### Normal Distribution

In the general case, a random variable$\bf z$ is said to be normally distributed, if its density is:

$\mathcal N({\bf z} \mid \mu, \Sigma) = \frac{1}{ \left( (2\pi)^p \text{det}(\Sigma) \right)^{1/2} } \exp\left( - \frac{1}{2} ({\bf z}-\mu)^T \Sigma^{-1} ({\bf z}-\mu) \right)$

with: -$\bf z$ the column vector -$p$ the dimesion of the vectors$\bf z$ -$\mu$ the expected vector (or empirical mean of$n$ examples if$n \rightarrow \infty$) -$\Sigma$ the covariance matrix

## Exercises

### Linear Regression Model

For the probabilistic view of linear regression, first take a look at the following plot by executing the code cell below:

plot_linear_regression_model()

Two things here might be unfamiliar: The sigma $\sigma$) and the gamma $\gamma$).

The sigma $\sigma$) depicts, we assume that the data is noisy, which is given by a Gaussian (motivated by the central limit theorem). So the model can written as:

$p(y \mid X, w) = \mathcal N (y \mid X w, \sigma^2 \mathbb{1})$

with

• the (training) data matrix$X$
• identity matrix$\mathbb{1}$

$h_w(X) = X w = \begin{pmatrix} 1 & x_1^{(1)} & x_2^{(1)} & \dots & x_n^{(1)} \\ 1 &x_1^{(2)} & x_2^{(2)} &\dots & x_n^{(2)} \\ \vdots & \vdots & \vdots & \ddots & \vdots \\ 1 & x_1^{(m)} & x_2^{(m)} & \dots & x_n^{(m)} \end{pmatrix} \begin{pmatrix} w_0 \\ w_1 \\ w_2 \\ \vdots \\ w_n \end{pmatrix}$

$h_w(x^{(i)}) = w^T x'^{(i)}$

with $x'^{(i)}= \begin{pmatrix}1 \\ x_1^{(i)} \\ x_2^{(i)} \\ \vdots \\ x_n^{(i)}\end{pmatrix}$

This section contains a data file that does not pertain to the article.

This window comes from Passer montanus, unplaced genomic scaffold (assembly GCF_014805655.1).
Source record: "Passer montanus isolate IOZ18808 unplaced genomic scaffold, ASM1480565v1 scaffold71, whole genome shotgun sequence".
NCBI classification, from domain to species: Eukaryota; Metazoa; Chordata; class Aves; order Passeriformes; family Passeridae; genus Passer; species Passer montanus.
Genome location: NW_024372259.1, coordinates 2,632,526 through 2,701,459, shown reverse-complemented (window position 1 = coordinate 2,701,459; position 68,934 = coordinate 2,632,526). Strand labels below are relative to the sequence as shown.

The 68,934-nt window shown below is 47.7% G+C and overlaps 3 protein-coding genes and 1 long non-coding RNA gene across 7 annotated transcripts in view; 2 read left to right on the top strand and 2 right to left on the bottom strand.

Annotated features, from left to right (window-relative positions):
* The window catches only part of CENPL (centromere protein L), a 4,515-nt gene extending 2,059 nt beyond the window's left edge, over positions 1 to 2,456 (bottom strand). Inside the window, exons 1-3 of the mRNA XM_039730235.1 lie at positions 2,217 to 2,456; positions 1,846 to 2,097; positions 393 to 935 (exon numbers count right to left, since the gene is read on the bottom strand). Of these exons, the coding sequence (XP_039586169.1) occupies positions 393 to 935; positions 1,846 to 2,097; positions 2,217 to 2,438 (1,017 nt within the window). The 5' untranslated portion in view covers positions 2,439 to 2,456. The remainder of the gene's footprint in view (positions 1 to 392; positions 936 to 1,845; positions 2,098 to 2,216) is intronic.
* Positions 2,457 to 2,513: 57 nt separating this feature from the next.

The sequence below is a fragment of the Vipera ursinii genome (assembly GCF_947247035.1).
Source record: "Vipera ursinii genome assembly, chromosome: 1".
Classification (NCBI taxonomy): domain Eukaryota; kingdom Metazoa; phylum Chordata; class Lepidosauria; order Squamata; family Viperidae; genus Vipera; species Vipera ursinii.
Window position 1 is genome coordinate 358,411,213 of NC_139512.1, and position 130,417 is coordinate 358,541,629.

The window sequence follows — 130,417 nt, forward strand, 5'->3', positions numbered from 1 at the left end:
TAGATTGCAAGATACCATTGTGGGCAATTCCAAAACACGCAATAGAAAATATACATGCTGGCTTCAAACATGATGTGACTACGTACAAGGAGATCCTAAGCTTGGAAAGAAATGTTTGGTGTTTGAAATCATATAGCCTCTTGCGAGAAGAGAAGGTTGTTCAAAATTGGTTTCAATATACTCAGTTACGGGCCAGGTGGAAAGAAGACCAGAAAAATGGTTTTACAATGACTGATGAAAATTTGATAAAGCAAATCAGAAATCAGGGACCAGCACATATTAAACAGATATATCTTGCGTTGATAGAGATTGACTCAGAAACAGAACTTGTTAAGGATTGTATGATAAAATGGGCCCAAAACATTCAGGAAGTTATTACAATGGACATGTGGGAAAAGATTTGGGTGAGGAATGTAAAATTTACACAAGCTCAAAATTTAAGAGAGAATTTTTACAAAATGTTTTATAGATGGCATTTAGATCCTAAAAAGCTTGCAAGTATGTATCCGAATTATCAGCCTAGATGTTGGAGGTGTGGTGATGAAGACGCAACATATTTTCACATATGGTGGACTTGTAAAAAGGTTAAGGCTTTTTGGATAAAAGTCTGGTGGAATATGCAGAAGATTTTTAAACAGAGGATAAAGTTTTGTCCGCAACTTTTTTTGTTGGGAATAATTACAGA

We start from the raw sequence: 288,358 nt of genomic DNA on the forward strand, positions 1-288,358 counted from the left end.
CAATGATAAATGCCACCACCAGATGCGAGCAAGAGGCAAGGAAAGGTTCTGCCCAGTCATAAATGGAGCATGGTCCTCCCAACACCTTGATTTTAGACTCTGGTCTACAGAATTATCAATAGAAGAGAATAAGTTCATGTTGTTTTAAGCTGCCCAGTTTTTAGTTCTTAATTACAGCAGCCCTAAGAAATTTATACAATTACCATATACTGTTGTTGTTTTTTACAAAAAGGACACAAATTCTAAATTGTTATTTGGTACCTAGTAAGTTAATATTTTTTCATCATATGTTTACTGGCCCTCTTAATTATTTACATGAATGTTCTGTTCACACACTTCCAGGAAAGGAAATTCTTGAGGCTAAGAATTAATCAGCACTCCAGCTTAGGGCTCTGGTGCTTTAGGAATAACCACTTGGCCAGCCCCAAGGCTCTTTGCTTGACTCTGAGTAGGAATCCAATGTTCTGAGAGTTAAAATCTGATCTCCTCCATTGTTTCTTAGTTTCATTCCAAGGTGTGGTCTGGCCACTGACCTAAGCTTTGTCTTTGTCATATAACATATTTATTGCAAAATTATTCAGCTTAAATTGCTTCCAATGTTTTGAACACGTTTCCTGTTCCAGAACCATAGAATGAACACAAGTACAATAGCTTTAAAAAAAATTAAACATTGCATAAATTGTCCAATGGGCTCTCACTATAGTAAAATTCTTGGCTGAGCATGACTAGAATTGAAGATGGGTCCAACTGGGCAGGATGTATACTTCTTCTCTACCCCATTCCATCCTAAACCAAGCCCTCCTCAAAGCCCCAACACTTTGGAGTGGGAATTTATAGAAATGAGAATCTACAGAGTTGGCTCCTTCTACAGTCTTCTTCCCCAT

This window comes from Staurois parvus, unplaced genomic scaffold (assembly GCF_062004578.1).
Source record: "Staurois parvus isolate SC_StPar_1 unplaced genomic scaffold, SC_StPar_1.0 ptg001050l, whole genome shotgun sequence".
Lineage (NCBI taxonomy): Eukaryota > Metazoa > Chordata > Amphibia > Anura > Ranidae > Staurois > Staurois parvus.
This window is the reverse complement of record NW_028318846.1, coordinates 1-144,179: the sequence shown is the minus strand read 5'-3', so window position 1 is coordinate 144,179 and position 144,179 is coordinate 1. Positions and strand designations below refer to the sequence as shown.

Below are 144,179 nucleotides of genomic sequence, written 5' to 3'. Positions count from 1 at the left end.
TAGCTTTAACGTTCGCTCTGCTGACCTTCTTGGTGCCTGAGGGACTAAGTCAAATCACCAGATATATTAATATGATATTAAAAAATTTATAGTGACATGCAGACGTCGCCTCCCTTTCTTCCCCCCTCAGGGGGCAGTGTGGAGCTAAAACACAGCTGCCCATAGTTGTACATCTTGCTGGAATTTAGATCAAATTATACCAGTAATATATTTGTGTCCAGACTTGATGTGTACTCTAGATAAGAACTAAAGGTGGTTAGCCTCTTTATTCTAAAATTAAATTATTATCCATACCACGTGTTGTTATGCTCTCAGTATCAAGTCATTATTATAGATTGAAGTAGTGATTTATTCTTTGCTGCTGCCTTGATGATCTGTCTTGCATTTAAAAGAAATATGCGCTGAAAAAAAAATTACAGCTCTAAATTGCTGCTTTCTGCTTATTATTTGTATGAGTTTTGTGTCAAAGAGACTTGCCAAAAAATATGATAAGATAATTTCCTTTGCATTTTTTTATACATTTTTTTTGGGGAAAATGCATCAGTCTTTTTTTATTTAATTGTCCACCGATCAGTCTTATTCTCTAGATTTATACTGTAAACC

The sigma $\sigma$):

For the weights we also assume Gaussian, so the prior for$w$ is:

$p(w) = \mathcal N (w \mid 0, \gamma^2 \mathbb 1)$ $w$ is the parameter vector: $w^T = (w_0, w_1, \dots, w_n)$

### MAP (Maximum a posterior)

The MAP for$w$ given the data$(X, y)$ is $\text{arg}\max_w p(w \mid X, y)$

by Bayes rule we get

$\text{arg}\max_w p(w \mid X, y) = \text{arg}\max_w \frac{p(y \mid X, w) p(w \mid X)}{p(y\mid X)}$

We can read from the graph$w \perp X$ $w$ independant of$X$). So we have:

$\text{arg}\max_w p(w \mid X, y) = \text{arg}\max_w \frac{p(y \mid X, w) p(w)}{p(y\mid X)}$

The denominator is w.r.t.$w$ a constant: $\text{arg}\max_w p(w \mid X, y) = \text{arg}\max_w p(y \mid X, w) p(w)$

With the model assumptions above: $\text{arg}\max_w p(w \mid X, y) = \text{arg}\max_w \left( \mathcal N (y \mid Xw, \sigma^2 \mathbb{1}) \mathcal N (w \mid 0, \gamma^2 \mathbb 1)\right)$

### Exercise - Proof

Show that the MAP of the model above is equivalent to the minimization of the squared error cost with$L^2$-regularization: $\text{arg}\max_w p(w \mid X, y) = \text{arg}\min_w \left(\sum_i^m (w^T x'^{(i)}- y^{(i)})^2 + \lambda \sum_i w_i^2 \right)$

Hint:

Maximization of$p(w \mid X, y)$ is equivalent to minimization of$-\log p(w \mid X, y)$.

## Literature

The following license applies to the complete notebook, including code cells. It does however not apply to any referenced external media (e.g., images).

Exercise - Maximum a posterior for the linear regression model
by Christian Herta, Klaus Strohmenger